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[IP] Scope of Disability Law Questioned
just some stuff to ponder as we debae on who is REALLY disabled and who is
just a whiner...are does diabetes count as a "impairment that substantially
limits a major life activity?" I personally, happen to think YES IT IS.
Scope of Disability Law Questioned
.c The Associated Press
By MAGGIE JACKSON
Vaughn Murphy controls his high blood pressure with medication. When UPS
fired him as a mechanic and driver, saying his condition made him unfit to
drive, he sued under the law protecting the disabled.
But is he really disabled?
This week, the Supreme Court considers whether Murphy, and workers in two
similar cases, are protected by law from discrimination even if they have
corrected their conditions with, say, medicine or eyeglasses.
The court's eventual rulings will define who is protected under the 1990
Americans with Disabilities Act: just the severely disabled, or millions more
with contact lenses, diabetes or hearing aids.
Employers and advocates for the disabled alike are closely watching the
cases, which will be argued before the court starting Tuesday.
``The importance of this case and the other two is that they will determine
how open the front door to the ADA will be,'' said Kirk Lowry, a Topeka,
Kan., lawyer representing Murphy.
Lower courts have come down on both sides of the issue, giving the Supreme
Court an impetus to step in and clarify the scope of the civil rights law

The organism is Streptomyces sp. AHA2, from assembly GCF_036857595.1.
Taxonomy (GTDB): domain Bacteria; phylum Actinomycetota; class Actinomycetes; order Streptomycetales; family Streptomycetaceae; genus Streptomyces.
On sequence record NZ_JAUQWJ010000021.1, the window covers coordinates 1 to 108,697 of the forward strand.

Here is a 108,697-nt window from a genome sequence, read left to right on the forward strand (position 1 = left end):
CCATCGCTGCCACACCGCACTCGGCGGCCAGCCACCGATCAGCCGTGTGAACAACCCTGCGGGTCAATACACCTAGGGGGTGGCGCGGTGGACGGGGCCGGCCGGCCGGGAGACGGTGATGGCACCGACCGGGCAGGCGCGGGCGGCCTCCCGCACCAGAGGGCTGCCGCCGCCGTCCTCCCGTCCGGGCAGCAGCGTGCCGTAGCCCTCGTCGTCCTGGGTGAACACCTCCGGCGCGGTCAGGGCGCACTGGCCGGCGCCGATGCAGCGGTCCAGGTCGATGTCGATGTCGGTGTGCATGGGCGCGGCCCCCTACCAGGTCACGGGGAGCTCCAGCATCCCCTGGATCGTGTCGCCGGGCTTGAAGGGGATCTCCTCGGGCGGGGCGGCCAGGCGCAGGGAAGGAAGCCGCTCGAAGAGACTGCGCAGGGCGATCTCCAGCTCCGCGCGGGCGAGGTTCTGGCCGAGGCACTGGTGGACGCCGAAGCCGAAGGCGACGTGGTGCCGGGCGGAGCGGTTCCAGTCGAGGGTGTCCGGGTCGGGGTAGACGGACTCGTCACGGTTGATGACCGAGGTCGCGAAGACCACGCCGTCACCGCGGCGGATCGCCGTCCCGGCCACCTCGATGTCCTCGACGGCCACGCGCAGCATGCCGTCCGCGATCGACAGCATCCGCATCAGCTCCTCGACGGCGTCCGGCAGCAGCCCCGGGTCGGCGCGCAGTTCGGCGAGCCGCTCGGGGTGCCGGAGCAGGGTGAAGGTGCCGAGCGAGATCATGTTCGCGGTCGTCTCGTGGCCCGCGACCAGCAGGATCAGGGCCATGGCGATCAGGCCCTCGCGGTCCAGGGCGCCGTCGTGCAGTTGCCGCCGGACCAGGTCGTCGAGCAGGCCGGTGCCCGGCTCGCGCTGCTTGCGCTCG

banning discrimination against the disabled.
``Both employers and employees need to know what the correct rule of law
is,'' said Aaron Hughes, lawyer for Karen Sutton and Kimberly Hinton,
severely nearsighted twin sisters.
Ms. Sutton, of Spokane, Wash. and Ms. Hinton, of Petal, Miss., sued United
Airlines for rejecting them from jobs as pilots. Their case comes before the
The third case involves Hallie Kirkingburg, a truck driver hired in Portland,
Ore. by Albertson's grocery stores. Kirkingburg, who has poor vision in one
eye, sued the company after they fired him.
Employers have fared well in ADA court battles. They have won 92 percent of
the 700 ADA cases resolved in court from 1992 to 1997, according to a study
by the American Bar Association.
But now employers fear that victories by the workers in the Supreme Court
cases could lead to a flood of new lawsuits.
``It will allow a much larger population to claim rights under the ADA,''
said Quentin Riegel, deputy general counsel for the National Association of
Manufacturers, which has filed a brief with the court siding with United
Tthe numbers of people protected by the ADA would skyrocket. Take one
example: Nearly 40 percent of the U.S. population -- or about 152 million
people -- are nearsighted enough to need glasses.
Employers scoff at the idea that a person whose impairment is corrected
day-to-day can sue for discrimination under the ADA, which defines a
disability as an impairment that substantially limits a major life activity.
UPS lawyer William Kilberg argues that by the ADA's definition, Murphy is
``not entitled to the advantages that the statute reserves for people who are
disabled.'' UPS says Murphy was fired in 1994 because his blood pressure
exceeded federal regulations for drivers.
But advocates for the disabled -- along with the Equal Employment Opportunity
Commission -- argue that if someone is fired or rejected from a job because
of their impairment, that is discrimination.
``Say someone's lost a leg, and they can walk with a prosthesis, they're
still substantially limited in a major life activity: walking,'' said Ellen
Vargyas, EEOC legal counsel. ``Most people would accept as a given that that
person is covered.''
Vaughn Murphy has found another job, fixing utility trucks. But he's still
``It's blatant discrimination,'' said the Manhattan, Kan., mechanic.
Copyright 1998 The Associated Press. The information contained in the AP
news report may not be published, broadcast, rewritten or otherwise
distributed without prior written authority of The Associated Press.
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